Monday, January 27, 2014

Revisiting the Science Behind "Good Book Smell"

It's almost been a year since I discussed the rivalry between old-school books (not to be confused with old schoolbooks) and e-readers such as Kindle and Nook.*  In the elapsed time I've read a lot of discussions of that topic on book blog sites and other social media.  Interestingly, one of the most common reasons for the Old School faction to prefer "real" books is "the old book smell."  

Of course, the proponents for e-readers often say this is poppycock.  I would submit to such skeptics these three things:

1. This article by Scientopia on the science of "old book smell."

2. This other article by Mental Floss on the same topic.

3.  The fact that if it's such poppycock, then e-reader marketers are being a bit shady in selling aerosol fragrances to duplicate it: 

I've already made clear that I believe books have a distinctive and wonderful smell.  Walk into an old bookshop and take a whiff.  Yep, it smells like books.  And before some e-reader fanatic comes along and says "Well maybe the smell is real, so what?  It's not as important as being able to carry around 500 books in your purse," let me just remind everyone that smell is a very powerful sense.  As this entry from "Psych Your Mind" talks about, It's strangely connected to memory, in that you can smell something as a child and then one sniff of it as an adult can transport you back years to the events and emotions you felt at the time.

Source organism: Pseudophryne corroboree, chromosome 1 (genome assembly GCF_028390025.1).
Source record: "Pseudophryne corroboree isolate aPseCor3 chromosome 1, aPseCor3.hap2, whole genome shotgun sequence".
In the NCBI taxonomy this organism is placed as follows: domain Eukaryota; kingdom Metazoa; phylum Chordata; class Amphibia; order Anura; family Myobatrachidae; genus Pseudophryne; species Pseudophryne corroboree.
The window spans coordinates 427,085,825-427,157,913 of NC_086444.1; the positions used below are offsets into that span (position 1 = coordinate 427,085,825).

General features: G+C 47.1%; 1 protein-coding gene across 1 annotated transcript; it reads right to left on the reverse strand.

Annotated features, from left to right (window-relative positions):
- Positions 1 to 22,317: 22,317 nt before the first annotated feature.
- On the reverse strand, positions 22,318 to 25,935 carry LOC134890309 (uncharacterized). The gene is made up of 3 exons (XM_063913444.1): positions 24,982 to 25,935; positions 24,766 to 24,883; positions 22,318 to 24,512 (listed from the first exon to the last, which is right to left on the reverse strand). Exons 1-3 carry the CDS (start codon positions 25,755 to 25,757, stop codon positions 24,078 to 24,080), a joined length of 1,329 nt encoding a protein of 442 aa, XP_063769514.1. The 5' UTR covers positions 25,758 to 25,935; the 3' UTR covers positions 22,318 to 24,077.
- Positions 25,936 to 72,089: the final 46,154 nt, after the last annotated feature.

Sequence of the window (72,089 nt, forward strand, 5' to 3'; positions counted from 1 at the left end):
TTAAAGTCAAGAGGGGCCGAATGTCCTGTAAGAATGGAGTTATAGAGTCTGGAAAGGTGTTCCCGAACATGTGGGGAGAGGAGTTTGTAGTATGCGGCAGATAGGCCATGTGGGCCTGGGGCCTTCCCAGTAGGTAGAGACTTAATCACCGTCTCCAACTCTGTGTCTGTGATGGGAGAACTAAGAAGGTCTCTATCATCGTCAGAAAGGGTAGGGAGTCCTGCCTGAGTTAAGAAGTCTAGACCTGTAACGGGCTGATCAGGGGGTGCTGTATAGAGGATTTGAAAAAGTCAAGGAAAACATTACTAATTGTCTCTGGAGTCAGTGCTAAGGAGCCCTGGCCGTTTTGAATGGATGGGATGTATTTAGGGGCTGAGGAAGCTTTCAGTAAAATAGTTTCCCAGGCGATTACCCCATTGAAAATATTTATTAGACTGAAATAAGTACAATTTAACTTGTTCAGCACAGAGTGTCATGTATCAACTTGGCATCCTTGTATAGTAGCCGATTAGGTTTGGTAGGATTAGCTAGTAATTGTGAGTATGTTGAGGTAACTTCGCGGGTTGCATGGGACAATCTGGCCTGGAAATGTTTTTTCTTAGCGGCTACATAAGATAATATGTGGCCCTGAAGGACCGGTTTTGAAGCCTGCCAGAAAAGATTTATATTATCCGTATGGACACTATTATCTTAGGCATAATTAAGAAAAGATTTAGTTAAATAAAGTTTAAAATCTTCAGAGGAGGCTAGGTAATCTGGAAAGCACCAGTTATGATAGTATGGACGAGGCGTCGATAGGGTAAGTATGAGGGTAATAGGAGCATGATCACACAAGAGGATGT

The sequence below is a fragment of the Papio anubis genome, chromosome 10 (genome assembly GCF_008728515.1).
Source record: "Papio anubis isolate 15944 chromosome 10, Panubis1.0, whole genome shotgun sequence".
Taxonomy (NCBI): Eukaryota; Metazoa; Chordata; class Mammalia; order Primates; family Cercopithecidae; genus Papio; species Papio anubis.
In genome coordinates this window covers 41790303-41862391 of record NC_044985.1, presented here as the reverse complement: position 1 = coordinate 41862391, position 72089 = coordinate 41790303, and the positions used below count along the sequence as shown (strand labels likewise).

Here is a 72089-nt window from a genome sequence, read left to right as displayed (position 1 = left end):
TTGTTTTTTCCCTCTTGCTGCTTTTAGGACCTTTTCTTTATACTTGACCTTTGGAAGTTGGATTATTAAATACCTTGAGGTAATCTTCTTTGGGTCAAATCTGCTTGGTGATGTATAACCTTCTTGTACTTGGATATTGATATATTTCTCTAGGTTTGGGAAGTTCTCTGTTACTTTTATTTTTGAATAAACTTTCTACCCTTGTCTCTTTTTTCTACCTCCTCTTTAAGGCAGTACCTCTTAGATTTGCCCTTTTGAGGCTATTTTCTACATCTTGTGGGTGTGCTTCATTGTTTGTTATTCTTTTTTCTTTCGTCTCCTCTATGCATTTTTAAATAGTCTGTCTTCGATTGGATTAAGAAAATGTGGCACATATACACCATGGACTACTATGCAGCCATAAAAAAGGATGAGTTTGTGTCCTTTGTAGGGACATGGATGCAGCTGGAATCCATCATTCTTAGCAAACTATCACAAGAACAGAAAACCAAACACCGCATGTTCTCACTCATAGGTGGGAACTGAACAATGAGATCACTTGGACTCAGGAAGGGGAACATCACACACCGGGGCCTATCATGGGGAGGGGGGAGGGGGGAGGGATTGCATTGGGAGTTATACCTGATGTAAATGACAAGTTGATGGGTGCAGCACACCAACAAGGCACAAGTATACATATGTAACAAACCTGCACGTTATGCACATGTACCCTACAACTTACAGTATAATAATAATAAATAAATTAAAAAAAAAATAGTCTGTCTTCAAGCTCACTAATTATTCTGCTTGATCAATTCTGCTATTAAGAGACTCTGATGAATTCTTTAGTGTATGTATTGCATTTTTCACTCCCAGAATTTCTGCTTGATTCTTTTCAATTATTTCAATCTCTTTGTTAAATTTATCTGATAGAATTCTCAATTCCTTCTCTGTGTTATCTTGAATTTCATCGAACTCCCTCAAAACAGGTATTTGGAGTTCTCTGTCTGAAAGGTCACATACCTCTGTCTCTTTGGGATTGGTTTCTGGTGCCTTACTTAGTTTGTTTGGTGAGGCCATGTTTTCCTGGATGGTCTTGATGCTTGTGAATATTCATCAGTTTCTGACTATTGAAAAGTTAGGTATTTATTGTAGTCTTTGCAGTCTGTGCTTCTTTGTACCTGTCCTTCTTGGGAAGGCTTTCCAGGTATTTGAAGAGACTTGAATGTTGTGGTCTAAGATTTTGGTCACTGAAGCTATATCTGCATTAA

For me, the smell of books brings back fond memories of digging through piles of old discarded library books with my mom and siblings every summer.  Even a musty book (which, by the way, can be remedied with a Stinky Book Box**) or one infused with noxious cigar smoke brings back memories of when my dad brought home my first copies of the Sherlock Holmes stories (much as I disliked the tobacco smell, I just held my breath and pretended that Holmes himself had got all the books stinky with his constant smoking).

*Those discussions being buried under a year of blog entries, you can find them here and here.

**The instructions on how to make your own Stinky Book Box are outlined in The Care and Feeding of Books Old and New: A Simple Repair Manual for Book Lovers by Margot Rosenberg and Bern Marcowitz.  Basically it involves a box and lots of those mini evergreen Christmas tree car hanger thingies (okay obviously I didn't know what they were called, so I had to look them up just now.  Their proper name is Magic Trees Air Fresheners).  There also are several alternative suggestions on this forum of LibraryThing.  I need to eventually make one of these, and once I do maybe I'll have more authority to blog about them.

Monday, January 20, 2014

Author Spotlight: Arthur Conan Doyle